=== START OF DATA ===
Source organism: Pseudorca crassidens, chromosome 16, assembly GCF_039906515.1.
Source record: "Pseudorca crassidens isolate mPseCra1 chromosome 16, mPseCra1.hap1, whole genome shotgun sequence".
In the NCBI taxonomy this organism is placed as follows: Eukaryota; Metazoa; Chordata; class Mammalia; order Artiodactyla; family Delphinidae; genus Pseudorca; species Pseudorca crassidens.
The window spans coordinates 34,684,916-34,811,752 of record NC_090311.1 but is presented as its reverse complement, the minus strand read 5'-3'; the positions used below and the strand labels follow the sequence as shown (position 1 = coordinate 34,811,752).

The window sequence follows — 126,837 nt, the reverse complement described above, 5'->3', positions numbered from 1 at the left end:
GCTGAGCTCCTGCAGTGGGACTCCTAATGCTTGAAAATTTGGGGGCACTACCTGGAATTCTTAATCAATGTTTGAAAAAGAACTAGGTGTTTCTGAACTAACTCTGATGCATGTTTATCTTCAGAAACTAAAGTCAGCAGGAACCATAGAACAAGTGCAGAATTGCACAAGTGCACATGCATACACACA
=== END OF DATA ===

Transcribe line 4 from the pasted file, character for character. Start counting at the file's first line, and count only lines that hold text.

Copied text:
The window spans coordinates 34,684,916-34,811,752 of record NC_090311.1 but is presented as its reverse complement, the minus strand read 5'-3'; the positions used below and the strand labels follow the sequence as shown (position 1 = coordinate 34,811,752).